Researchers identify plasma-based biomarkers that may one day be used to diagnose Parkinson’s disease
Grand Rapids, Mich. (Jan. 22, 2013) – Van Andel Institute researchers have identified plasma-based molecular biomarkers that may one day lead to a blood test to diagnose Parkinson’s disease.
Parkinson’s disease (PD) is the second most common degenerative disorder of the central nervous system. In the early stages of the disease, its most obvious symptoms generally, though not always, include tremor, rigidity, slowness of movement and difficulty with gait.
Current Parkinson’s disease diagnosis is based primarily on subjective physical examinations related to patient motor function. Molecular biomarkers that are objective and quantifiable would be highly useful as clinical tools to detect PD prior to the development of the disease’s motor symptoms.
“A diagnostic test to determine the status of a patient’s disease onset would provide crucial data for more timely, efficient, and successful therapeutic interventions,” said Patrik Brundin, M.D., Ph.D, Director of Van Andel Institute’s Center for Neurodegenerative Science. “There is an urgent need to develop objective, measureable biomarkers to improve PD diagnostics and help define its subtypes, and Dr. Khoo’s interesting study is an important step in that direction.”
According to the Parkinson’s Disease Foundation, as many as one million Americans live with Parkinson’s disease, with approximately 60,000 new cases diagnosed each year. An estimated seven to 10 million people worldwide are living with Parkinson’s disease.
The proof-of-concept study, published in December in the Journal of Parkinson’s Disease, aimed to identify, develop, and validate plasma-based circulating microRNA (miRNAs) as biomarkers for PD.
Although clinical diagnostic tests based on biochemical analysis of biofluids from PD patients have yet to be established, biofluids such as blood plasma and serum could provide an ideal resource for development of such biomarkers, since the miRNAs detected in various cells and tissues can also be found in them.
“The ideal biomarker should be minimally-invasive, cost efficient, quantifiable, reproducible, specific, and sensitive,” said Van Andel Institute Research Scientist Sok Kean Khoo, Ph.D., the study’s lead author. “The miRNAs identified in the study fit all of the criteria of high-quality biomarkers.”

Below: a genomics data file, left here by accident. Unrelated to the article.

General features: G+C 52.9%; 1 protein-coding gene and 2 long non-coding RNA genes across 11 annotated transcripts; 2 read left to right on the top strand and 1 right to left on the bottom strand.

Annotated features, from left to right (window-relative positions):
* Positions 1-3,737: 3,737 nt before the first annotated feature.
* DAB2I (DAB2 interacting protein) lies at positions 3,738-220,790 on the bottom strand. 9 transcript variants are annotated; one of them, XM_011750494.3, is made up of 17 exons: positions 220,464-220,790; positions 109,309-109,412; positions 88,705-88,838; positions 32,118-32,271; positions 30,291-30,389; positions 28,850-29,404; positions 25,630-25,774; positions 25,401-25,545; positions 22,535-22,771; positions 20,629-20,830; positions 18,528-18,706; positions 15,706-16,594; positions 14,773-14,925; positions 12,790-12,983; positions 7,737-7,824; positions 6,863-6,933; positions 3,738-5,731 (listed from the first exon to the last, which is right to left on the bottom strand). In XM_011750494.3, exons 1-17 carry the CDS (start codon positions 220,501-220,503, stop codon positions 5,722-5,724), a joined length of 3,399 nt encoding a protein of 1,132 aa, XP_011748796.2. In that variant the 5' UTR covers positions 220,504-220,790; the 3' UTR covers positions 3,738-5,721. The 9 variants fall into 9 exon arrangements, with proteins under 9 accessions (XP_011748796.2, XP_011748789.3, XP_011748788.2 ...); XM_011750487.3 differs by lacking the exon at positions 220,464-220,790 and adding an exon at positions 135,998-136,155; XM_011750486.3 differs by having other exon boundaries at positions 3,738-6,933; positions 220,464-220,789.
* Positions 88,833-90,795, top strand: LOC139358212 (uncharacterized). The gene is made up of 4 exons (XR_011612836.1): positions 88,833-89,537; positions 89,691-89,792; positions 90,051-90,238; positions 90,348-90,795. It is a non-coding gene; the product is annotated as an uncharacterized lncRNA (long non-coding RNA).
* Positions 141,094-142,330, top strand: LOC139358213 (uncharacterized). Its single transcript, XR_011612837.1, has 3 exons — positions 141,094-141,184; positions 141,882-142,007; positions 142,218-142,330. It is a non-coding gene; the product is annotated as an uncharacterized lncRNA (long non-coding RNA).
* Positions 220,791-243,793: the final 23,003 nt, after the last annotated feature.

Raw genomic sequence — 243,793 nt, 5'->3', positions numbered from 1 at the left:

“Patients have been hoping for an accurate test to confirm the clinical diagnosis of Parkinson’s disease,” said Leslie A. Neuman, M.D., a Neurologist at Saint Mary’s Health Care and collaborator on the study. “A sensitive and reliable biomarker would be invaluable to the diagnostic process, especially as we get into the areas of disease modification and neuroprotection.”
“This project required the collaborative effort of both scientists and clinicians to make it a success,” Khoo added. “I’d like to thank The Michael J. Fox Foundation for partially funding this project and the Grand Rapids, Michigan and Ume˚a, Sweden communities for participating in this important study.”
The study was carried out in partnership with researchers from the Parkinson’s Disease and Movement Disorder Center at University of Chicago; The Neuroscience Program of Saint Mary’s Health Care; the Department of Pharmacology and Clinical Neuroscience, Ume˚a University, Sweden; and the School of Medicine, University of Colorado Anschutz Medical Campus.
Research was supported by Van Andel Institute, Van Andel Institute’s Purple Community: 100% Hope, the Swedish Medical Research Council, the Erling-Persson Family Foundation, the Swedish Parkinson Foundation, the Swedish Parkinson’s Disease Association, and The Michael J. Fox Foundation for Parkinson’s Research Rapid Response Innovation Award. Special thanks also to Parkinson’s patient Steve Majerle for his support of the project.
About Van Andel Institute
Established by Jay and Betty Van Andel in 1996, Van Andel Institute (VAI) is an independent research and educational organization based in Grand Rapids, Mich., dedicated to preserving, enhancing and expanding the frontiers of medical science, and to achieving excellence in education by probing fundamental issues of education and the learning process. Van Andel Education Institute (VAEI) is dedicated to strengthening science education and preparing and motivating individuals to pursue science or science-related professions. Van Andel Research Institute (VARI), the research arm of VAI, is dedicated to probing the genetic, cellular and molecular origins of cancer, Parkinson’s and other diseases and working to translate those findings into effective therapies. This is accomplished through the work of over 200 researchers and in collaborative partnerships that span the globe.